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Self Care, Buddhism, and Working with Dementia Caregivers

Self Care, Buddhism, and Working with Dementia Caregivers

You yourself, as much as anybody in the entire universe, deserves your love and affection.” – Buddha   

Caregivers of individuals with dementia witness suffering of not just the individual but their friends and family as well. Being with individuals who experience agitation, frustration, anxiety, and fear can be extremely difficult. Providers may develop a sense of not being able to do enough and suffer themselves. Recognizing the interdependence of individuals can be one way of moving forward and continuing to connect and stay in relationships, thereby diminishing suffering. 

Adopting an attitude of acceptance, openness, patience, kindness, and non-reactivity can be crucial. As strong emotions may come up, acknowledge and work with them instead of reacting. Be gentle with yourself so as to be gentle with others. You can set an intention of connecting to the individual with dementia. Sit with them when they are happy, sit with them when they are sad. You can’t fix it. Surrender to it and stay with the Buddha as he is now. As one Buddhist chaplain wrote, “The people in our care facilities are our mothers and fathers, our grandmothers and grandfathers. They are us. In healing them we heal ourselves.” (MacDonald, 2011, p. 51).  

A couple common folk sayings or catch phrases in modern Buddhism include “When it is cold, be a cold Buddha. When it is hot, be a hot Buddha'' and “Everyone is your Buddha.”  Conditions will not always be ideal, try to be accepting and not struggle too much in order to avoid undue suffering. Everyone is your teacher, not last or least, the people who challenge us the most. 

Your most trying teachers may warrant a mantra or two for settling the mind. A mantra is a Sanskrit word that means mind tool. It is composed of phrases and syllables recited over and over to protect the mind from disturbing thoughts and emotions (Berzin, 2021). Nam Myoho Renge Kyo means “I’m a Buddha, you’re a Buddha.”  Here are some well-known mantras for preparing to speak and act compassionately, as you try to be helpful: 

  • Om – generosity 
  • Ma – ethical self-discipline 
  • Ni – patience 
  • Pad – perseverance 
  • Me – mental stability (concentration)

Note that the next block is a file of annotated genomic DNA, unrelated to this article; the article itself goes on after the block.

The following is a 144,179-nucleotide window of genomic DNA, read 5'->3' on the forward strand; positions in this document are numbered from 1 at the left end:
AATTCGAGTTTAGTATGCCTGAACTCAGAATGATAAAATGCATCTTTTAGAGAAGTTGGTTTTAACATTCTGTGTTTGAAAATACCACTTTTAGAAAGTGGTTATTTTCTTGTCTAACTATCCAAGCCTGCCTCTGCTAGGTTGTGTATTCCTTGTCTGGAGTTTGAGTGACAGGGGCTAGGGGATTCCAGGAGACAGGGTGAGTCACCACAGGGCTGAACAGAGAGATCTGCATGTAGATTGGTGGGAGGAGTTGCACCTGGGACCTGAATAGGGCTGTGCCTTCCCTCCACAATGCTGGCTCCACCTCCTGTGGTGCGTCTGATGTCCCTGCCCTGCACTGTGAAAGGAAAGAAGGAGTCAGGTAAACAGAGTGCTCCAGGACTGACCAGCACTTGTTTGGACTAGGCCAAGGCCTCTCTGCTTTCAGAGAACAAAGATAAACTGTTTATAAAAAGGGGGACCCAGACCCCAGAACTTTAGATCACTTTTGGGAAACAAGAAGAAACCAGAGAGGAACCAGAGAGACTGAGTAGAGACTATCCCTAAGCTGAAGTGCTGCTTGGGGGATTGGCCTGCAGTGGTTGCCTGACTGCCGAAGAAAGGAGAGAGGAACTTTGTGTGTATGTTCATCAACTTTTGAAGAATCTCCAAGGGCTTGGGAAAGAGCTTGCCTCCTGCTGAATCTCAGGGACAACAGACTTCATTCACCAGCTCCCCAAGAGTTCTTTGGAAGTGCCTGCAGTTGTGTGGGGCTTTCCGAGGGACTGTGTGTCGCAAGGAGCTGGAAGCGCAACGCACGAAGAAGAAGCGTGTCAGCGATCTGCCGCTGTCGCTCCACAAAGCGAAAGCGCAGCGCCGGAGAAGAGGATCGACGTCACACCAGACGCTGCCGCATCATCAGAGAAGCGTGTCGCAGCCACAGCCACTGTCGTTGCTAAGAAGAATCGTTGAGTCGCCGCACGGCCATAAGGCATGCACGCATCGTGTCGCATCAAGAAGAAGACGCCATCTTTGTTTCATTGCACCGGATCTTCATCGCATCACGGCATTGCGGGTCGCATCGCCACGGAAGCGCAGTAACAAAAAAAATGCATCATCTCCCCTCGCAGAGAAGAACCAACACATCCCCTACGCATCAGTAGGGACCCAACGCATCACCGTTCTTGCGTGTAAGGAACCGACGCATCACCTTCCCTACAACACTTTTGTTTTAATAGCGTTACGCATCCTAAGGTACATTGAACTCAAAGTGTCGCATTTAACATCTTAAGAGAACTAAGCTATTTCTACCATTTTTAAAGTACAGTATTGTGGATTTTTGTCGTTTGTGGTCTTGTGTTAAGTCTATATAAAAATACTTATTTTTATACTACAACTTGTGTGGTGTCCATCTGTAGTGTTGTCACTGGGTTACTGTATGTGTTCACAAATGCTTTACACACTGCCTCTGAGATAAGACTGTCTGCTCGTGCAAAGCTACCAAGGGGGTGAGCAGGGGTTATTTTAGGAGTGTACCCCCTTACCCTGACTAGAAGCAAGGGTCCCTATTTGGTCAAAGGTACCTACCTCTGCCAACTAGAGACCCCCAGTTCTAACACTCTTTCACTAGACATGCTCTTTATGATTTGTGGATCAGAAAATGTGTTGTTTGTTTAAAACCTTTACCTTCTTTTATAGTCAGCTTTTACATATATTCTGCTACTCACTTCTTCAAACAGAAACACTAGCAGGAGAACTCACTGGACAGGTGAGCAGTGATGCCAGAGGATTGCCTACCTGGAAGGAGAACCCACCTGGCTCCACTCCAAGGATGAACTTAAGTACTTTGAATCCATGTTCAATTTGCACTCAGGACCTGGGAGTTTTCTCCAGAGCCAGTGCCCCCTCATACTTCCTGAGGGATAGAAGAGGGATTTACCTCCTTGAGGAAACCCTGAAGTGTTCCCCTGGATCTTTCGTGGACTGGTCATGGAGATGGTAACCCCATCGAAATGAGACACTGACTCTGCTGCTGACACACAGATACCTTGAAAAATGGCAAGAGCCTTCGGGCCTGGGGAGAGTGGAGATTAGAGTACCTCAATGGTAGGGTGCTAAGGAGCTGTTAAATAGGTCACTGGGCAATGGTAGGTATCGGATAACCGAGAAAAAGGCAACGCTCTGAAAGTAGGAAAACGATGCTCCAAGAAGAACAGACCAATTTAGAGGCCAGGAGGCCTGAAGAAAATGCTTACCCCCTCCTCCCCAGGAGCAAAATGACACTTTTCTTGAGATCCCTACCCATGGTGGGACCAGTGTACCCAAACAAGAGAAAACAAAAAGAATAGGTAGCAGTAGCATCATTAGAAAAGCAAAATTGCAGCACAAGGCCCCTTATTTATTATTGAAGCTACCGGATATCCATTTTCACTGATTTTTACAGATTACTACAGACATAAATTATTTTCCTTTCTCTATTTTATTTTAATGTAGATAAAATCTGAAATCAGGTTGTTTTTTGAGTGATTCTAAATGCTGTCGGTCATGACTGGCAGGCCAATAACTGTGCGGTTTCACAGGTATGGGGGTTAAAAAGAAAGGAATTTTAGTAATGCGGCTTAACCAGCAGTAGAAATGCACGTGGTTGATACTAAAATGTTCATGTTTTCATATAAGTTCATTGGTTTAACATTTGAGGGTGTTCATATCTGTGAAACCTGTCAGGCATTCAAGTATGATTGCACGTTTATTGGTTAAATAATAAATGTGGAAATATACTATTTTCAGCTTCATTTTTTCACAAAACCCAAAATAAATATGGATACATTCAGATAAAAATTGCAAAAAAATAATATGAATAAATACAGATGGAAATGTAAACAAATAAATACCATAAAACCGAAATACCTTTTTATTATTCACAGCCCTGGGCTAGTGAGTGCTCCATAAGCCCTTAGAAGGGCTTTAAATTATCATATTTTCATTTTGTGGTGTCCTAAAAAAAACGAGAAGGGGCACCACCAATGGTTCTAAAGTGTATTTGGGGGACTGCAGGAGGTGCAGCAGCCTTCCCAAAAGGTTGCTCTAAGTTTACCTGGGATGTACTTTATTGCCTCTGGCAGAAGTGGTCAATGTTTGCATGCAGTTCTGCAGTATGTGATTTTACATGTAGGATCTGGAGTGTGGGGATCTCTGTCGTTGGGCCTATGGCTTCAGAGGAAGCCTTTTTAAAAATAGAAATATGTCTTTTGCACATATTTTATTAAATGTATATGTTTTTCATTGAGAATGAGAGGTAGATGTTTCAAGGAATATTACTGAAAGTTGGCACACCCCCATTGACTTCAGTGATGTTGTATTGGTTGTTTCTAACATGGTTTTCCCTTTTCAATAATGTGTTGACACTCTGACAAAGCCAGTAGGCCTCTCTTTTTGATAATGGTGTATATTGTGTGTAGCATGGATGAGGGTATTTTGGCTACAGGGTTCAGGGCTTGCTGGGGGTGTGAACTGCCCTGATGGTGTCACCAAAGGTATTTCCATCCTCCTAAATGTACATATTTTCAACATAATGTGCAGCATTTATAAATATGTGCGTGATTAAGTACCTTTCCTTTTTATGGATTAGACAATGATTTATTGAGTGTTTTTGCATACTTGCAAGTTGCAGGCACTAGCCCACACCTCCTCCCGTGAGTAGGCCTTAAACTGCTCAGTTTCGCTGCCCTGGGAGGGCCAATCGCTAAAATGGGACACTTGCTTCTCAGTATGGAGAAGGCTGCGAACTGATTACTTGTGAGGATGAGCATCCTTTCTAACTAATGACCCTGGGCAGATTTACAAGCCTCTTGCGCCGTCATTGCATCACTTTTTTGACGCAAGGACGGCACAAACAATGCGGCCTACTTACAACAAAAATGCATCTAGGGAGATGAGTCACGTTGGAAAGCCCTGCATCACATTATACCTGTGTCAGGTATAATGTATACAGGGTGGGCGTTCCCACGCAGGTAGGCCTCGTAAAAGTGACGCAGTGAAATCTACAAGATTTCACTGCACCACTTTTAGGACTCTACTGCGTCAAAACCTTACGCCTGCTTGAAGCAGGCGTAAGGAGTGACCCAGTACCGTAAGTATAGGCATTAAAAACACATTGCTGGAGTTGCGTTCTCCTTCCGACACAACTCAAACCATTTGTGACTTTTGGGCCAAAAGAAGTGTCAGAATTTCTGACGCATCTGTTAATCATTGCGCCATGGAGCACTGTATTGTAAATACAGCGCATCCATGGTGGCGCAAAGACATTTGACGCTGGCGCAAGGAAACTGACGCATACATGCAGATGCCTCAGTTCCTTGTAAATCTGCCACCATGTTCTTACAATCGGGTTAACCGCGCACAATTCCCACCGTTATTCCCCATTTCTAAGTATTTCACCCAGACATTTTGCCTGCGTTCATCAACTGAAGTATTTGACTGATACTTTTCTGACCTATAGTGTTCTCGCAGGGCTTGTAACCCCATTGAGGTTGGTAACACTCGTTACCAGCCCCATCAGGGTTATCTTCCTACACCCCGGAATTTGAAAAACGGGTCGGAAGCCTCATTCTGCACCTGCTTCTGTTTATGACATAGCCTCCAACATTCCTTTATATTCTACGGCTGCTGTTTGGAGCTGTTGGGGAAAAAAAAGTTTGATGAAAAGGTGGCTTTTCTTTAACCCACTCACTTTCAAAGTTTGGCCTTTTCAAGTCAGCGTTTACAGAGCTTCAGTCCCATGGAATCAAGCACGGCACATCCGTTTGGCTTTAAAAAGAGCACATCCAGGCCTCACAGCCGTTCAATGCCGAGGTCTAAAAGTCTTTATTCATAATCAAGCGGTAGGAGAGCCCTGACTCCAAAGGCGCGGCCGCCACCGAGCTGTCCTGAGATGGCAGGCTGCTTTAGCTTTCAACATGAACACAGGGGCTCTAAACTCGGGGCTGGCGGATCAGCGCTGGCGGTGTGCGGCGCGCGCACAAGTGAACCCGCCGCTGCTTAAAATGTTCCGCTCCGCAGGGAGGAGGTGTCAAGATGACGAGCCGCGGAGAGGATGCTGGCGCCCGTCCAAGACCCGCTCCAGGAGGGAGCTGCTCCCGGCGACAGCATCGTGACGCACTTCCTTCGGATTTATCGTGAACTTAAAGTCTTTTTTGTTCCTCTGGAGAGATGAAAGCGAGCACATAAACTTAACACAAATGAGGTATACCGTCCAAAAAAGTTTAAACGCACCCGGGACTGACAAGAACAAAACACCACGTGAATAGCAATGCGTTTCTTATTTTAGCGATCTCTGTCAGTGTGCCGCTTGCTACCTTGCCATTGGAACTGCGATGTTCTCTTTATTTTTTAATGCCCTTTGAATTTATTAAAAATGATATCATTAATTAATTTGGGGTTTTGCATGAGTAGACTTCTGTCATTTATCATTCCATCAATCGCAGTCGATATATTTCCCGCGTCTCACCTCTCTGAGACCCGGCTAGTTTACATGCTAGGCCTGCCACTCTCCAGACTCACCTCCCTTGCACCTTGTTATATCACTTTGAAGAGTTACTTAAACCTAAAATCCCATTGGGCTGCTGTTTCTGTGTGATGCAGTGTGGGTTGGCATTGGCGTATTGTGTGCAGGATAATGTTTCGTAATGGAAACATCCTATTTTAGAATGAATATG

• Hum – discriminating awareness (wisdom) 

I can relate, this tool has helped me diffuse getting upset with my boss and coworkers. I take a deep breath and get to the point where I realize I am part of what is happening. I can still respect myself.  I mantra so as to try to cope and not increase suffering.  

You and I are pretty much the same person.” – His Holiness the 14th Incarnation of The Dalai Lama 

I went to listen to The Dalai Lama speak years ago at the Maitripa College Environmental Summit in Portland, Oregon. His Holiness wanted us to promise to remember the words quoted above.  So simple, so profound, so beautiful.  I’ll never forget it, but sometimes I still do. What I mean is, I have to keep finding my way back to living by that message. I get lost, I lose my way, I become uncertain. “Should I have gone into mental health work?”, “Should I stay in the field?”, I have wondered.  It isn’t easy but after all, I was drawn to the challenge and have come to understand that it’s a field in which self care plays an important role. 

While self care is becoming more discussed in the field, it has yet to be made a curriculum mandate and, depending on your credentials and the state in which you practice, the topic may not get you CEUs.

Sometimes your joy is the source of your smile, but sometimes your smile can be the source of your joy.” –  Thich Nhat Hanh, Vietnamese Buddhist Monk 

This work is a journey without a defined destination. Simply travel as well as you can. I offer you one more quote as I conclude. 

A family is traveling in the desert by camel. The father says to the kids, “Stop asking if we’re there yet. We’re nomads.” 

Casadi "Khaki" Marino, PhD, LCSW

Casadi "Khaki" Marino, PhD, LCSW, is a social worker with experience in many different treatment settings and with a wide range of client populations. She has worked in residential care, secure and forensic settings, and in emergency rooms. She is a Certified Alcohol and Drug Counselor (CADC) and holds certificates in EMDR, Trauma Informed Services, and Domestic Violence. She is currently working as a therapist in an outpatient child and adolescent psychiatry clinic.

More by Dr. Marino

Opinions and viewpoints expressed in this article are the author's, and do not necessarily reflect those of CE Learning Systems.

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